Democrats in the U.S. Senate are forcing a likely futile vote Wednesday to codify women’s rights to abortion across the country ahead of a prospective Supreme Court ruling that could end or sharply limit the constitutionality of national abortion rights.
In the politically divided Senate with 50 Democrats and 50 Republicans, almost all Democrats support national abortion rights and nearly all Republicans oppose them.
But the Democrats appear to lack even a simple majority to codify abortion, let alone the 60-vote supermajority needed to bypass an expected Republican filibuster. A vote on similar legislation in March failed 46-48.
Nonetheless, Senate Majority Leader Chuck Schumer is pushing ahead with a new vote after a draft Supreme Court decision was leaked last week showing that a five-member conservative majority on the nine-member appears ready to overturn a nearly five-decade precedent in the U.S. that women have a constitutional right to abortions.
Schumer told the Senate Tuesday, “The vote to protect abortion rights will shine like a floodlight on every member of this chamber.”
With control of the Senate at stake in November congressional elections, Democrats are hoping that women supporting abortion rights — a majority in the U.S., according to polling — will elect more abortion-rights supporters in the Senate that takes office in January.
The leaked draft opinion, written by Justice Samuel Alito in February, was confirmed by Chief Justice John Roberts as authentic but not necessarily the final opinions of individual justices.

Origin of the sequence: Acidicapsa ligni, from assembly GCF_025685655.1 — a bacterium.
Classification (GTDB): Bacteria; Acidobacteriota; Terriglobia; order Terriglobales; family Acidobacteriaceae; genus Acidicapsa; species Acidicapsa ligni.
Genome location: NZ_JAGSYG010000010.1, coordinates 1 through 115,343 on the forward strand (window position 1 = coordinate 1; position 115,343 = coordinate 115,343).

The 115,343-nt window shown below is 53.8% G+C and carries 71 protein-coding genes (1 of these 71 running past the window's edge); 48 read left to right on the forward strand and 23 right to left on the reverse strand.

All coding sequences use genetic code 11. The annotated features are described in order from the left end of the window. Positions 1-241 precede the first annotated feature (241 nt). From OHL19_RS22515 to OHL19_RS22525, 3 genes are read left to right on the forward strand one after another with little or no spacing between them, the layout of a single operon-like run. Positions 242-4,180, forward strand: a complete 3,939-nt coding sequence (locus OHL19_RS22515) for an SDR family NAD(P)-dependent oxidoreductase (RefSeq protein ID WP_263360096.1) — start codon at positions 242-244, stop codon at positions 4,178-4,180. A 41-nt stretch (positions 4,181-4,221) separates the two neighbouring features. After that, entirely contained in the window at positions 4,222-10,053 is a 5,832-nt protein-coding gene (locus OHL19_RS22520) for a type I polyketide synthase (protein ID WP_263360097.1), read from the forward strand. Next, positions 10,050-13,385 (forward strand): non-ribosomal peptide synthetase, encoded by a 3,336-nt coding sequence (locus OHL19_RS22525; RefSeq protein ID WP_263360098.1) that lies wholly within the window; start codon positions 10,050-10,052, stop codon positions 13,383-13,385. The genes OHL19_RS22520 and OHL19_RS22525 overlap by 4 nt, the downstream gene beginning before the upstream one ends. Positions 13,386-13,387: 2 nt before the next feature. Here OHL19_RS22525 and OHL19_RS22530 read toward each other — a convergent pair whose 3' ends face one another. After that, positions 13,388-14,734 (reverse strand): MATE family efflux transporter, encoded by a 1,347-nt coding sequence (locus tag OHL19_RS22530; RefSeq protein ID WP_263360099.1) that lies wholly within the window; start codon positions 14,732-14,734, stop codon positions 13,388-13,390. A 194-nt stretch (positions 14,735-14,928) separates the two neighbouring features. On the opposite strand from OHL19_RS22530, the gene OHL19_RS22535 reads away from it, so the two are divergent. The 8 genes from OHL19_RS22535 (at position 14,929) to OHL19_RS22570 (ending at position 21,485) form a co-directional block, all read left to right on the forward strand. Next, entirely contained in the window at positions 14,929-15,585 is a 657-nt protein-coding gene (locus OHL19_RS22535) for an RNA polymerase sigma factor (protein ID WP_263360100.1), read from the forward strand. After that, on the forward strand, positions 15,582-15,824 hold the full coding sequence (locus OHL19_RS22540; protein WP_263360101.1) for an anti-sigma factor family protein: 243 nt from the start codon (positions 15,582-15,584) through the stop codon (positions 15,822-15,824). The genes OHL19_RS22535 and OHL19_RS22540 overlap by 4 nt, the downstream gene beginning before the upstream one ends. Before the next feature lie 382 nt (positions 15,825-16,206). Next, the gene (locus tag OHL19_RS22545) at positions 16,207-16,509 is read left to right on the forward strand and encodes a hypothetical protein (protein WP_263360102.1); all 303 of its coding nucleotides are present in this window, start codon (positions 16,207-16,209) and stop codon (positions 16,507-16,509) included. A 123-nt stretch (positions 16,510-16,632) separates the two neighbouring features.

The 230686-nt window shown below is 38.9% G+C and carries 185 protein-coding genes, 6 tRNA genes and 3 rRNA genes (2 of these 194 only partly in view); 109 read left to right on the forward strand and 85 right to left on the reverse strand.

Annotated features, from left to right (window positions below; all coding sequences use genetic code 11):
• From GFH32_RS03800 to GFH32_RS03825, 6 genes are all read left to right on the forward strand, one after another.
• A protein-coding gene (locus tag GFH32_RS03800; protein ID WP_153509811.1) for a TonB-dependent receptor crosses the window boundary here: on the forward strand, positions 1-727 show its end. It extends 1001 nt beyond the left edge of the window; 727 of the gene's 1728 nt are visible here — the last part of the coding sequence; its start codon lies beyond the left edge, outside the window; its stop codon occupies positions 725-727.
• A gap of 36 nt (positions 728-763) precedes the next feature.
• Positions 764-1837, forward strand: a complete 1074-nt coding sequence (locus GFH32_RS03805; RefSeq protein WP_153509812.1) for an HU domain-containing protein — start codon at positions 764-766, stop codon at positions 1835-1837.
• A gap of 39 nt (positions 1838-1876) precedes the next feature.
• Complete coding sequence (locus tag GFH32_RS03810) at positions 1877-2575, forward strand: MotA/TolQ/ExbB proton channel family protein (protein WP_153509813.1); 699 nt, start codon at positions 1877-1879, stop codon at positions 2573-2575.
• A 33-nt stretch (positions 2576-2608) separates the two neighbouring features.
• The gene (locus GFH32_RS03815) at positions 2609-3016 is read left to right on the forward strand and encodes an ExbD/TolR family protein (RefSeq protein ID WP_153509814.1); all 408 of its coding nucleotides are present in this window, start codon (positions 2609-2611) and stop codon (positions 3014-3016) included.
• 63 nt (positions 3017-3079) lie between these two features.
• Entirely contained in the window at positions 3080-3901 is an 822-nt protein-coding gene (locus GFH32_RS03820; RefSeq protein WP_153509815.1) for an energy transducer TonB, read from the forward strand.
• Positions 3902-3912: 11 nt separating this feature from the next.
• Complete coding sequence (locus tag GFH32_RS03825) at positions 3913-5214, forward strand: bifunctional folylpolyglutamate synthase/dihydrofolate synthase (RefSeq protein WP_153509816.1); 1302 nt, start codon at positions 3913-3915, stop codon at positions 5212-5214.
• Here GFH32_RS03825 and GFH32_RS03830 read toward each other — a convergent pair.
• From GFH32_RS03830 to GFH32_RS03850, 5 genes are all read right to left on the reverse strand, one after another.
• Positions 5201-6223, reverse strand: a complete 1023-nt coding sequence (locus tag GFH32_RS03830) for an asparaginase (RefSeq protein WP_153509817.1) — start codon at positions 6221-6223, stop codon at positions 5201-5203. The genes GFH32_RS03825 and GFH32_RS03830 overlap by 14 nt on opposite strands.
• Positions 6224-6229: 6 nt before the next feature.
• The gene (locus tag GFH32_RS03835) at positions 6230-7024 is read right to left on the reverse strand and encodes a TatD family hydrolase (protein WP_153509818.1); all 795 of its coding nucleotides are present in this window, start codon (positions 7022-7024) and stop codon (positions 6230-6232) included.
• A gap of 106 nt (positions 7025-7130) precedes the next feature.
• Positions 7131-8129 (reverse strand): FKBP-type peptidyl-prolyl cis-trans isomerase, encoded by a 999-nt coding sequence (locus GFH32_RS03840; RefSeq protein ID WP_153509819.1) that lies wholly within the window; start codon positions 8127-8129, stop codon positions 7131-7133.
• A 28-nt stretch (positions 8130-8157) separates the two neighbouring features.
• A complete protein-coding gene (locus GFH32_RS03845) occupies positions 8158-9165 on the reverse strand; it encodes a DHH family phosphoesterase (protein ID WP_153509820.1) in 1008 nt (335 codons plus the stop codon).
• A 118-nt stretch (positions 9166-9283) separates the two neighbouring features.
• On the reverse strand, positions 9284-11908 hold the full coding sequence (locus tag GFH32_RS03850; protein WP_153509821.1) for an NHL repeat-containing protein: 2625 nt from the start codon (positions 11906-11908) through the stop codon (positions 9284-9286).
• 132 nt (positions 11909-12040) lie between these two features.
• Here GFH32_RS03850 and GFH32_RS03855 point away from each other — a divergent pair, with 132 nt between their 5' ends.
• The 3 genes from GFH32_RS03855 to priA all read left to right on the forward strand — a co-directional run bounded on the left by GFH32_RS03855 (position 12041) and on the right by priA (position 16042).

The court is expected to issue its ruling in late June or early July, and, if abortion rights are curbed, it would leave abortion rights up to individual states.
The Guttmacher Institute, which supports abortion rights, says that if the 1973 Roe v. Wade abortion rights decision is overturned, it believes 26 of the country’s 50 states are certain or likely to ban abortion.
Women looking for an abortion who live in any of the 26 states would be forced to travel to a state where abortions would be legal or perhaps end their pregnancies at home with abortion pills, although dozens of anti-abortion state lawmakers are trying to ban medical abortions as well and make it illegal to buy the prescription pills.
Some demonstrators opposing or supporting the prospective ruling immediately gathered at the court after the draft opinion was published by Politico, a Washington political news outlet. With the possibility of street violence when the court actually rules, the court this week erected unscaleable fencing around the plaza in front of the court.
Several pro-abortion rights activists have demonstrated outside the Washington-area homes of some of the court’s conservative justices in recent days to protest their seeming support for overturning the landmark abortion rights decision.
Polls in the U.S. have long shown wide support for retaining national abortion rights, although some supporters favor restrictions on abortion rights the further along women are in their pregnancies.
A Reuters/Ipsos poll last week found 63% of those surveyed, including 78% of Democrats and 49% of Republicans, would be more likely to support candidates in November’s elections who support abortion rights.